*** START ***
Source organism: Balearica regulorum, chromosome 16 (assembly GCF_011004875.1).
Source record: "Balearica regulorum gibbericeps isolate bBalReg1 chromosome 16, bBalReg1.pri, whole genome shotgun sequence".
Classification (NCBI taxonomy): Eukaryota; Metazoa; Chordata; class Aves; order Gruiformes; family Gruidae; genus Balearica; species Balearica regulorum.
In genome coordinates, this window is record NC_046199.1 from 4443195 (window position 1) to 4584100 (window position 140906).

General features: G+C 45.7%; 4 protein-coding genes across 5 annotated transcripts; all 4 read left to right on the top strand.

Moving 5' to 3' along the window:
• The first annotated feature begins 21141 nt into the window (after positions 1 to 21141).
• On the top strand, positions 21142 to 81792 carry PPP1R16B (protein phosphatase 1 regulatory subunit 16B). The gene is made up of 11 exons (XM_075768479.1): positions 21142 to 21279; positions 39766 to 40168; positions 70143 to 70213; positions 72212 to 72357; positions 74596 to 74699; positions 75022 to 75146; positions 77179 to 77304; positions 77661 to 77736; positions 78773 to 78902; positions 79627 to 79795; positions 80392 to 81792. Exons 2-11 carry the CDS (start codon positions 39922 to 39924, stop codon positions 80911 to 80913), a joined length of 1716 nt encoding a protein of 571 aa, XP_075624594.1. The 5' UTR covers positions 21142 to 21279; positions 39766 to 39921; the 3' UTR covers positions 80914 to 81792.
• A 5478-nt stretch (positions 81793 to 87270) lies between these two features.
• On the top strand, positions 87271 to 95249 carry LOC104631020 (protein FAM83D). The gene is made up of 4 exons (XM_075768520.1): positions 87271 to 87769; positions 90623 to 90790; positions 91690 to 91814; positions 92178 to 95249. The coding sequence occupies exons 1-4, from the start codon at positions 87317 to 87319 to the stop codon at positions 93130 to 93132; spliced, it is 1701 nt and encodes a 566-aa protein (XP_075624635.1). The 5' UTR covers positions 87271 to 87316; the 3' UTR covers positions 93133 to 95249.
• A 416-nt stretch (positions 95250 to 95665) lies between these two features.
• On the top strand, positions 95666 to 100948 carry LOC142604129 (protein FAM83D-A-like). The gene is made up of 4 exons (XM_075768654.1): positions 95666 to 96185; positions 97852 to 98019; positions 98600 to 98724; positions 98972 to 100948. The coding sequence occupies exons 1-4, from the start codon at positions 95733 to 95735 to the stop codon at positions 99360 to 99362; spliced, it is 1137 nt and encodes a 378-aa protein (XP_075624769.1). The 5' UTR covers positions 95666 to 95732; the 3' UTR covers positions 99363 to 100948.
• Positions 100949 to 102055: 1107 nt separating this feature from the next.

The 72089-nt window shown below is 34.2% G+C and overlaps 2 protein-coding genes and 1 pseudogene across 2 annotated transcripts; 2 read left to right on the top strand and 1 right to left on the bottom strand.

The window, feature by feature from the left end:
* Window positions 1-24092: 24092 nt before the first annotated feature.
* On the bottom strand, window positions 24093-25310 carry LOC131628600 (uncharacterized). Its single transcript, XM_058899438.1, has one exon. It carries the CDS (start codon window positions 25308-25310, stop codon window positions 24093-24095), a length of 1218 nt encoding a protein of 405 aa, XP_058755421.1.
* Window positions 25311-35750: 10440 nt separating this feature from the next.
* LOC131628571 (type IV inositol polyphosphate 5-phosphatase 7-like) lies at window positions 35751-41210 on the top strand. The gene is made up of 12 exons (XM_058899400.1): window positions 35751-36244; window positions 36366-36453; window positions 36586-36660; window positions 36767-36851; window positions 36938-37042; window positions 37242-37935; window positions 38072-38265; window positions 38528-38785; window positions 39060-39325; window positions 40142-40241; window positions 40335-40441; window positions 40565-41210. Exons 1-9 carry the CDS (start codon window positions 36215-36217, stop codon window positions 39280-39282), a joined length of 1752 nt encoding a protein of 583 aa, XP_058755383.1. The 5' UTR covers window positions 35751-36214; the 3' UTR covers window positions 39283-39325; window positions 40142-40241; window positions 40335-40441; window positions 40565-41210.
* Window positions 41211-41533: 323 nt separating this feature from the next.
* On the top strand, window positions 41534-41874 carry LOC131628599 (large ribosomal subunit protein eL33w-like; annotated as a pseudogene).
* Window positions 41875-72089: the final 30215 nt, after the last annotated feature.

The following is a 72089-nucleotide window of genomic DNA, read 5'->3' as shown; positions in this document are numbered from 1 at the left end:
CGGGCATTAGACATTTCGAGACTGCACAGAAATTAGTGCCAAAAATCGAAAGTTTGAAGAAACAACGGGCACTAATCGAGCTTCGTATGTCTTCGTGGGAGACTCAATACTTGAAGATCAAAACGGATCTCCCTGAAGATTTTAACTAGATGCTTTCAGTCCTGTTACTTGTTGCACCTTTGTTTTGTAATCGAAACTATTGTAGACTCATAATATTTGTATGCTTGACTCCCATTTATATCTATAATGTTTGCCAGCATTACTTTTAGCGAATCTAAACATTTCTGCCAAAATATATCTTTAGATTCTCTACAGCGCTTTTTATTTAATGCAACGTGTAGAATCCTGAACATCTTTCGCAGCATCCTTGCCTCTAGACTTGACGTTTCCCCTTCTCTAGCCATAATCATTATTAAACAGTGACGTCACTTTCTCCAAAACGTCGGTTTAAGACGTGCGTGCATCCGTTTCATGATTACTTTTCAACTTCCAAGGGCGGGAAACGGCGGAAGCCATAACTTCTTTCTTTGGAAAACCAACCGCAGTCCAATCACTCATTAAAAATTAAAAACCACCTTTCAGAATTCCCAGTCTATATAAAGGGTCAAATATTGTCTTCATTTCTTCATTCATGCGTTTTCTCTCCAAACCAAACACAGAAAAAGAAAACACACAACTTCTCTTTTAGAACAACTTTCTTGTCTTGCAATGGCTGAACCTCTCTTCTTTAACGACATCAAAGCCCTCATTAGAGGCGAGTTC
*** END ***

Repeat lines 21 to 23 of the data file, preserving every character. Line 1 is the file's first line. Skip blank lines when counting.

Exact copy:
* On the top strand, window positions 41534-41874 carry LOC131628599 (large ribosomal subunit protein eL33w-like; annotated as a pseudogene).
* Window positions 41875-72089: the final 30215 nt, after the last annotated feature.

The following is a 72089-nucleotide window of genomic DNA, read 5'->3' as shown; positions in this document are numbered from 1 at the left end: